Mitchell: "New focus
on family planning to reduce deaths in pregnancy and childbirth"
The UK Government
is to put family planning at the heart of its approach to women’s
health in the developing world in an attempt to reduce the
persistently high number of women who die in pregnancy and
childbirth, Andrew Mitchell announced today.
The new approach will see a significant increase in the
availability of family planning to meet the demands of some of the
world’s poorest women.
Mr Mitchell said the international community had failed millions
of women by ignoring the complexities of why at least a third of a
million women in the world’s poorest countries die each year
during pregnancy and childbirth.
There are currently 215m women in the developing world who would
like to delay or avoid their next pregnancy, but do not have
access to modern family planning methods. Increasing access could
prevent up to 30 per cent of all maternal deaths and 20 per cent
of newborn deaths.
This approach – including tackling head on the unmet need for
family planning – marks a significant shift in the UK’s approach
to addressing the most off-track Millennium Development Goal: to
improve maternal health.
Speaking at the launch of a wide ranging public consultation,
“Choice for women – wanted pregnancies, safe births”, which will
seek the views of development experts, health professionals and
the public on the proposed direction of the Department’s policy,
Andrew Mitchell said:
"It is clear why reproductive and maternal health is the
most off-track of all the Millennium Development Goals. The
international community has failed to assist millions of women by
ignoring the complexities of why at least a third of a million
women in the world’s poorest countries die during pregnancy and
childbirth each year. For too long we’ve been trying to tackle the
issue with one hand tied behind our backs.
"DFID will now have an unprecedented focus on family
planning, which will be hard-wired into all our country programmes."
The Department for International Development’s new consultation
on reproductive, maternal and newborn health highlights a range of
issues including family planning, adolescent fertility, unsafe
abortion, antenatal care, and skilled care at delivery. Failure to
address these issues contributes to up to 1,000 women dying
needlessly in pregnancy and childbirth every day.
Last month the G8 pledged to prevent 1.3 million under five
deaths, 64,000 maternal deaths and enable an additional 12 million
women to have access to modern family planning over the next five
years. Britain will play a key role in meeting this commitment.
Consistent with the Government’s commitment to value for money,
key proposals for UK action on cutting deaths of mothers and
babies during pregnancy and childbirth could include:
Scaling-up access to family planning - Every
year there are 75 million unintended pregnancies. A third of all
maternal deaths could be avoided if women had access to family
planning. Scaling up the provision of contraception in developing
countries could help meet the unmet need and reduce the number of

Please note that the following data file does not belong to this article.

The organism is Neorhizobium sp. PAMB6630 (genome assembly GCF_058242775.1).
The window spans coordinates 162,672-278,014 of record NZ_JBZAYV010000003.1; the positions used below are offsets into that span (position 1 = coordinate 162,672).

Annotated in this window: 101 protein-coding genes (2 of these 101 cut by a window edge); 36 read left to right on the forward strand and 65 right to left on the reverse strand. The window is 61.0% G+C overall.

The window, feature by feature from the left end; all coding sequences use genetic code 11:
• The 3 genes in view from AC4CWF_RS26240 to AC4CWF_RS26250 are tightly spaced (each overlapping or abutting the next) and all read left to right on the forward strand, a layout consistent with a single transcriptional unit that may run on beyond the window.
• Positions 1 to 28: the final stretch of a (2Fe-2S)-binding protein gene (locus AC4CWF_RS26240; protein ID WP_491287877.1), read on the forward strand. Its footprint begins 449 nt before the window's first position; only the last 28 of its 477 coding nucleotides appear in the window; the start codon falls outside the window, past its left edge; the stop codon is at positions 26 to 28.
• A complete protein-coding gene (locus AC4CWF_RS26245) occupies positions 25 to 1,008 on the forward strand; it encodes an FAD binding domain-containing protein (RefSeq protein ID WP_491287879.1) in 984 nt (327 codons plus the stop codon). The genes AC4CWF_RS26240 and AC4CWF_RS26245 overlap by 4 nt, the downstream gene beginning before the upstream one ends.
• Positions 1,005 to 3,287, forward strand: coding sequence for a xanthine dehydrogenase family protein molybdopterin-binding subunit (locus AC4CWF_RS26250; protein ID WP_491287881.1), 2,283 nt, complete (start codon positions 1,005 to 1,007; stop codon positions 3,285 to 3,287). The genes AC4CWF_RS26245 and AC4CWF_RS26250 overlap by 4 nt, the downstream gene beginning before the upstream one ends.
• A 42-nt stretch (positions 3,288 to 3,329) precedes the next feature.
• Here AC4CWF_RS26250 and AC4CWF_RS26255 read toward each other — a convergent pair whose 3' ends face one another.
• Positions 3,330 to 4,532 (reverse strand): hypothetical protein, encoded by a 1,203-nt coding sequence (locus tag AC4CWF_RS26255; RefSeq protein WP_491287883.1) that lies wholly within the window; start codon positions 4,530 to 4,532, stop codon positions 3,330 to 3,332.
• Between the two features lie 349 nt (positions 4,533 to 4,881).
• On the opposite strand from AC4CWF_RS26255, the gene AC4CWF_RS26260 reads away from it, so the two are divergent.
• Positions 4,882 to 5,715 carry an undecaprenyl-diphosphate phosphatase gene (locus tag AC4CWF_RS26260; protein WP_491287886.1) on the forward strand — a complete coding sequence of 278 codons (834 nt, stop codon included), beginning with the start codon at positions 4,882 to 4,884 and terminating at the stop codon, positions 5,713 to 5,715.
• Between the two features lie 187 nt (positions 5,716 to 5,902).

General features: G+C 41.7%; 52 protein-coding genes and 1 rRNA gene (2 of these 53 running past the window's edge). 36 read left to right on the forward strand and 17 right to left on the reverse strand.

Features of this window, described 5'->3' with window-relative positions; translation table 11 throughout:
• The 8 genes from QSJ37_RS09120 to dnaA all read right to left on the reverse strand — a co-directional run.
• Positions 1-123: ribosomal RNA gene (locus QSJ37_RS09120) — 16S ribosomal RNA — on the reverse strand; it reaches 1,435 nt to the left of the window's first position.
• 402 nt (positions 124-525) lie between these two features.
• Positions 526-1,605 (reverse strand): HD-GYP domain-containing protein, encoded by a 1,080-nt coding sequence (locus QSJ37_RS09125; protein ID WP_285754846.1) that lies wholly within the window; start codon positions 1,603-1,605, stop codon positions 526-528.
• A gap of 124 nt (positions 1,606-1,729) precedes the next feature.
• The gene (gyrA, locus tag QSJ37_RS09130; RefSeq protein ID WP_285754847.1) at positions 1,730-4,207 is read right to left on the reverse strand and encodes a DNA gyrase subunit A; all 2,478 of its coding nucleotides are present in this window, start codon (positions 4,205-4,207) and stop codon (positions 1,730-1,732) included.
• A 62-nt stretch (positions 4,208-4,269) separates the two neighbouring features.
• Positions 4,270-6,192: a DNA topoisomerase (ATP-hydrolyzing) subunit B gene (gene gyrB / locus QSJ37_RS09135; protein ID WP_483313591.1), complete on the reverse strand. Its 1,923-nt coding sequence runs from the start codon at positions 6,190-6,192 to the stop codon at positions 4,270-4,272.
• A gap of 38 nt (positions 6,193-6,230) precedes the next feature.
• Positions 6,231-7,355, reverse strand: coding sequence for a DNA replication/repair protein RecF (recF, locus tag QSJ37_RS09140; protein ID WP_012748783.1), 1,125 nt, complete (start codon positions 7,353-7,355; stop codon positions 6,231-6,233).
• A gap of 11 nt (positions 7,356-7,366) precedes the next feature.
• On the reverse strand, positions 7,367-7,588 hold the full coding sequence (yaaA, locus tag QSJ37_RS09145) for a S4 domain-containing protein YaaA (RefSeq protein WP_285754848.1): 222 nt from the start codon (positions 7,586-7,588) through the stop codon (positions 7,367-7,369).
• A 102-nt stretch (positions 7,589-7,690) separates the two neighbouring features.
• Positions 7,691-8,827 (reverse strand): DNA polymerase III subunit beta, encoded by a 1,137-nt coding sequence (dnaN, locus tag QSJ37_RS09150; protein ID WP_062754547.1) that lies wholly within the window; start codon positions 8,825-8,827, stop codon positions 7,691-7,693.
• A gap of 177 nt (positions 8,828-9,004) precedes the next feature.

deaths. This includes ensuring that women can access modern
methods of family planning such as implants, injectables and IUDs.
Addressing unsafe abortion: Every year unsafe abortion
results in up to 70,000 maternal deaths in developing countries. A
further 8 million women and girls need medical treatment. Only 5
million receive it. Ensuring abortion services are safe, and that
post abortion care is provided, saves lives. And increasing access
to family planning will avert many thousands of unintended
pregnancies and abortions every year.
Making birth safe - The minutes and hours
around childbirth is the time when the risk of death is greatest
for mothers and their babies: a total of over 2 million
birth-related deaths occur globally each year. For mothers who die
around the time of birth, it is rare for their baby to survive. To
address this, women need to be able to access skilled and
motivated health workers in the right place at the right time, who
have the drugs, equipment and infrastructure for a safe delivery.
Health practitioners, charities and other experts in
the field will be invited to give their views to help prioritise
the government’s work in these areas. The public will also be
consulted as part of the department’s drive to increase
transparency and accountability, ensuring they have a say in how
their money is spent.
Notes to editors:
The consultation will run for 12 weeks and the deadline for
responses is Tuesday 20 October. To view the link online go to http://consultation.dfid.gov.uk/
Almost all maternal deaths are in the developing world.
For every woman who dies, another 20 to 30 are disabled or suffer
debilitating illness – many of whom go untreated.
The lifetime risk of death from complications in pregnancy or
childbirth is 1 in 8 in Afghanistan and Sierra Leone, compared to
1 in 8,200 in the UK – a 1,000 fold difference in the risk of
Globally, about one third of pregnancies are unintended. Every
year 35 million pregnancies in the developing world end in induced
abortion. An estimated 20 million of these abortions are unsafe
and result in up to 70,000 maternal deaths each year.
Every year 3.5 million newborn babies die within the first 28
days of life. Up to 45% of these deaths are in the first 24 hours
DFID, the Department for International Development: leading the
UK Government's fight against world poverty. Find out
more at http://www.dfid.gov.uk.
Department for International Development
Phone: 020 7023 0600